Frank Rich added his own take, typically overwrought, but still relevant, here. But whether the phenomenon is described by the Times or by me, the process is still the same. When we, the public, all think like Veruca Salt, then our business leaders will think the same way, and we will elect politicians who will implement Veruca Salt policies. So unless we want the whole country to go down the garbage chute, let’s be less Veruca Salt and more Charlie. Instead of wanting it all now, we can aim for getting most of it soon. Remember, Veruca was sent down to the furnace, but Charlie ended up owning the whole factory.
Tuesday’s post was about Lee Siegel’s theory that Republicans win by focusing on heartland culture while Democrats waste their time talking about policy. Today’s post addresses what Democrats can do about this problem.
Some of the easiest, fastest responses are tactical. For example, Democrats should divide and conquer: they can discuss policy with standard liberal audiences and talk culture to the heartland. In addition, they should be advancing their own cultural narratives, particularly those that tap into Siegel’s call for “vicariousness.” Show Obama and Biden being regular people: shopping, going to church, driving their kids to soccer practice. Distribute the message via the cultural milieu itself rather than through the media. Have the candidates talk about their personality and their dreams. And Obama, please, lighten up a little. The Democrats should take Spiegel’s trope of “ordeal and humiliation” and use it, playing up their own descent and rebirth narratives. Obama has the single mom/neglectful dad angle, and Biden has his car crash (yes, it’s utterly debased to use it, but his son already opened that door during the convention).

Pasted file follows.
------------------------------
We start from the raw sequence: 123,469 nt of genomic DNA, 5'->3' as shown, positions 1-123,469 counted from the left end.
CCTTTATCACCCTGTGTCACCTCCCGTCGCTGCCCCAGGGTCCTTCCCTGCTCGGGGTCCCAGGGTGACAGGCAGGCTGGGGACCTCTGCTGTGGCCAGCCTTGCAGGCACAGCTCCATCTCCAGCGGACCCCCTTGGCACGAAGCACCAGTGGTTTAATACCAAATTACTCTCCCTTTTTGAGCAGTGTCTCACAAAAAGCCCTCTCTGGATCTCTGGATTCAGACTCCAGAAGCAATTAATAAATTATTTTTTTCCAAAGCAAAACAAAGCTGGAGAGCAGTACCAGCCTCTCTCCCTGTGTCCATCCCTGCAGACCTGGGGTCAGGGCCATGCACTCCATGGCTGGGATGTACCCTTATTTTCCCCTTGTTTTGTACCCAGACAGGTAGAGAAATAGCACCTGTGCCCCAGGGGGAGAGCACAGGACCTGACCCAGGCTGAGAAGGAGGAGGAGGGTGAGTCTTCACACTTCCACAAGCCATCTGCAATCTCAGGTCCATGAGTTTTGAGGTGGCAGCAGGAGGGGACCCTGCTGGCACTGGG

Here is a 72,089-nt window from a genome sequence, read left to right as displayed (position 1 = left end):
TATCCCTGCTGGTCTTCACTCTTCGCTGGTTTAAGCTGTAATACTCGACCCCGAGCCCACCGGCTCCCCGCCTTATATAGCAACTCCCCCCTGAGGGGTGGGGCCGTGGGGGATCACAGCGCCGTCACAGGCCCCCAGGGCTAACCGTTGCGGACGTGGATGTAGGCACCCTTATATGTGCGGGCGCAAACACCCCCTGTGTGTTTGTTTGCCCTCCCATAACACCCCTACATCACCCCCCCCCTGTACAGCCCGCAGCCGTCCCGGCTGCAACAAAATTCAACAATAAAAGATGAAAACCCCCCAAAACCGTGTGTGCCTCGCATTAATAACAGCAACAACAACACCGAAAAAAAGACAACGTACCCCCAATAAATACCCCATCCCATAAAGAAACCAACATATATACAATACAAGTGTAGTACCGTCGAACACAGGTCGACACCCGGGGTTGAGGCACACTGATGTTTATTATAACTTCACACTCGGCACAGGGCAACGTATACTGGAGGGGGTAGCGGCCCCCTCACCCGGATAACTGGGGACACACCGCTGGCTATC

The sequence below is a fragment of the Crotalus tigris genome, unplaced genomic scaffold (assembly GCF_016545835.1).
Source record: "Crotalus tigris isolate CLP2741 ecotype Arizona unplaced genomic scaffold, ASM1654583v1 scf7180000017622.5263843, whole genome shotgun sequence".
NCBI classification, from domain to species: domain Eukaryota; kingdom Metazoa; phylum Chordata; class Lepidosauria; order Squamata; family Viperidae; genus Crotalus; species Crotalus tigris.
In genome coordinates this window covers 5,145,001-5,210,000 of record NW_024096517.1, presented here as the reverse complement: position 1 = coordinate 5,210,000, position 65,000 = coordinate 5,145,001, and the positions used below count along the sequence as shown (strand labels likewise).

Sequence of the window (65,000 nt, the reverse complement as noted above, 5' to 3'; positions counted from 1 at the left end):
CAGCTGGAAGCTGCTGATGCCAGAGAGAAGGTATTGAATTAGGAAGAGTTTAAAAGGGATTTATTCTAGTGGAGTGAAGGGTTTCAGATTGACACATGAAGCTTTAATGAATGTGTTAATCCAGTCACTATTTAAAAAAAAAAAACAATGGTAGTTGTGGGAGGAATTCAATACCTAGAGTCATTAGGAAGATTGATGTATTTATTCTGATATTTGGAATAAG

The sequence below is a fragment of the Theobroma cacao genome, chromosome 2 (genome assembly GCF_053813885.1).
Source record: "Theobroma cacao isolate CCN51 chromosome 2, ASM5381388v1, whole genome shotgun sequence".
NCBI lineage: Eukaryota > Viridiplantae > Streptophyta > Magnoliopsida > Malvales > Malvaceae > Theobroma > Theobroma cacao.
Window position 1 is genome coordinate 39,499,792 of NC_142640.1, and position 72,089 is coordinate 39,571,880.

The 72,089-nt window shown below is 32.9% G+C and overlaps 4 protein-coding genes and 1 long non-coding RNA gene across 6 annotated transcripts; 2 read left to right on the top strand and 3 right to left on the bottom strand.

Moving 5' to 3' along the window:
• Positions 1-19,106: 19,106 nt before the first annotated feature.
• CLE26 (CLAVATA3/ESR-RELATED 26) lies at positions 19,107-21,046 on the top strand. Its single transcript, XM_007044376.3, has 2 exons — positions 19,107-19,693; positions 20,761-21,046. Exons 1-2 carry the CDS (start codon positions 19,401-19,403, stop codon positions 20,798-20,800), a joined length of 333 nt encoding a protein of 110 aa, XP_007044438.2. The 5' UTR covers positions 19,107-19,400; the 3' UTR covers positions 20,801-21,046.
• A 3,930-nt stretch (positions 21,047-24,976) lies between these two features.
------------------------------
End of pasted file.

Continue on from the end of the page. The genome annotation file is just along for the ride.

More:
But these tactical moves don’t really turn Siegel’s thesis to our advantage. A larger solution is to emphasize the Democratic culture. Fortunately, that culture actually synchronizes with policy, unlike the Republican culture, which fundamentally conflicts with Republican policy. But what is this Democratic culture, and is it lived like the Republican one?